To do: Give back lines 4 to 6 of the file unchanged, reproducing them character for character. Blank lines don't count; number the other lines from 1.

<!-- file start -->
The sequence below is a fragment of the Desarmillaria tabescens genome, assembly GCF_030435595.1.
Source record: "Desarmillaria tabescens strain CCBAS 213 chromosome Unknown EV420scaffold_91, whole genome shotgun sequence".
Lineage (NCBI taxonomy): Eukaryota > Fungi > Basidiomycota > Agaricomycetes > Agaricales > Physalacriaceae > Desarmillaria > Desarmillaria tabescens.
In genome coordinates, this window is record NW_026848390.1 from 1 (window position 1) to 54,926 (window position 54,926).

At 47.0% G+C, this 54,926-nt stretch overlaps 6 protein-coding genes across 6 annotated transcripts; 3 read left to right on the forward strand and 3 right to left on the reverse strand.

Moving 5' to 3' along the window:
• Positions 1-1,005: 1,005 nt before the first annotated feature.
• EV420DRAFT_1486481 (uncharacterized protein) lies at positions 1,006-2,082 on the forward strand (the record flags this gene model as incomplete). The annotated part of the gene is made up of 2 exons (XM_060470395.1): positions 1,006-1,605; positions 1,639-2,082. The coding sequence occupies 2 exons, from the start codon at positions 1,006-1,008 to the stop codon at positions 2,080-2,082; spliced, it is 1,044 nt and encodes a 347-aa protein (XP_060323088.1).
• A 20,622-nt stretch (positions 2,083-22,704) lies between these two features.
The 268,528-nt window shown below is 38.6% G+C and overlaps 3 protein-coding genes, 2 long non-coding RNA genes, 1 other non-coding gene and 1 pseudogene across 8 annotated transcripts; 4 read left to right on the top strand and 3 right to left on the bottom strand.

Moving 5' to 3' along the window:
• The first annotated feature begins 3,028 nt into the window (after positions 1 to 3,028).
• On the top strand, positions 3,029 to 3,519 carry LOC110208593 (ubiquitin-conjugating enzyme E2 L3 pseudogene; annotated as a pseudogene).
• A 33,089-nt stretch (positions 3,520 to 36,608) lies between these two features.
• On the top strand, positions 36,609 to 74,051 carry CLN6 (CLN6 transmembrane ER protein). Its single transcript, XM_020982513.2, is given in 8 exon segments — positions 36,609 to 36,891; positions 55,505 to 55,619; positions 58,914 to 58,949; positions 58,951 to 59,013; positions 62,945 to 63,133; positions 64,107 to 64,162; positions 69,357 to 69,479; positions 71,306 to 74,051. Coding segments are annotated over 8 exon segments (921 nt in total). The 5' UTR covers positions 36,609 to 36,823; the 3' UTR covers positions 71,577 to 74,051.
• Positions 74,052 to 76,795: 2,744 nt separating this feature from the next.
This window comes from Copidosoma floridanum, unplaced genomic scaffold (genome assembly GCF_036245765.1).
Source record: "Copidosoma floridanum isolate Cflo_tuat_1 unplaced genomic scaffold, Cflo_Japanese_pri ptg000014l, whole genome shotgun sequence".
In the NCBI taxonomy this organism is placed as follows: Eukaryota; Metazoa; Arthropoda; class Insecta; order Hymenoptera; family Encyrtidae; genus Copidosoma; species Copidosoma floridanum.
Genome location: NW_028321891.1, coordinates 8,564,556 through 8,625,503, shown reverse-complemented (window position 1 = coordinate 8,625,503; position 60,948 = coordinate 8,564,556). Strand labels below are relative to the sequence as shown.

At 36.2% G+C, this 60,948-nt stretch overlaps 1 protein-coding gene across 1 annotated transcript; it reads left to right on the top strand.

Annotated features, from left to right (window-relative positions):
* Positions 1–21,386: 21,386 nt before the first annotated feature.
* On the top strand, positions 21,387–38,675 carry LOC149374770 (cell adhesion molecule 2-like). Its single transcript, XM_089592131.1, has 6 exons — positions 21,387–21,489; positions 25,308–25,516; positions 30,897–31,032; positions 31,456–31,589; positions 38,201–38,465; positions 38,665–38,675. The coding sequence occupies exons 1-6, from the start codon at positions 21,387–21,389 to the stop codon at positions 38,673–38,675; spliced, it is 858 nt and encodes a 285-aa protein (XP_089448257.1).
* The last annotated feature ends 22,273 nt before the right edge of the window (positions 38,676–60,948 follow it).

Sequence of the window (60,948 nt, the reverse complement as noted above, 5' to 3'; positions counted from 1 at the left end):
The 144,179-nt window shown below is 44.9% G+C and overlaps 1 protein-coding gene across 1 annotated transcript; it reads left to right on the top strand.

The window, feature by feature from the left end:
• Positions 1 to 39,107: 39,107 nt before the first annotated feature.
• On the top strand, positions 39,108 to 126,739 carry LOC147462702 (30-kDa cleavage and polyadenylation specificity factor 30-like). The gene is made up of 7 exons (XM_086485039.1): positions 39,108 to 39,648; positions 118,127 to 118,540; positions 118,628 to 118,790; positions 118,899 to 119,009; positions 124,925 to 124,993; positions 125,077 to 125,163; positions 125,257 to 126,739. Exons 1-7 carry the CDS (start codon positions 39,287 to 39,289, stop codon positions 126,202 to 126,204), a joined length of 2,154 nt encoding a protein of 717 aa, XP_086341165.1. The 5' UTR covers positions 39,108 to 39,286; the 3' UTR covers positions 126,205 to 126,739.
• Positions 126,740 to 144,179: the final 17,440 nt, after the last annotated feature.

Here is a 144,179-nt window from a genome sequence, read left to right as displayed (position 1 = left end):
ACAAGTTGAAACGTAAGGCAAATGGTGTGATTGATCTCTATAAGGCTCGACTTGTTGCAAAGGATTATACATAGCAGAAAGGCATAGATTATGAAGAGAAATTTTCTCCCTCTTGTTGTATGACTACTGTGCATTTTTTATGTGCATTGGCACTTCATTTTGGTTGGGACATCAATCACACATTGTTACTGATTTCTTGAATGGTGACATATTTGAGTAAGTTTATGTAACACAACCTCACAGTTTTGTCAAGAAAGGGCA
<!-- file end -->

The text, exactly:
In genome coordinates, this window is record NW_026848390.1 from 1 (window position 1) to 54,926 (window position 54,926).

At 47.0% G+C, this 54,926-nt stretch overlaps 6 protein-coding genes across 6 annotated transcripts; 3 read left to right on the forward strand and 3 right to left on the reverse strand.

Moving 5' to 3' along the window: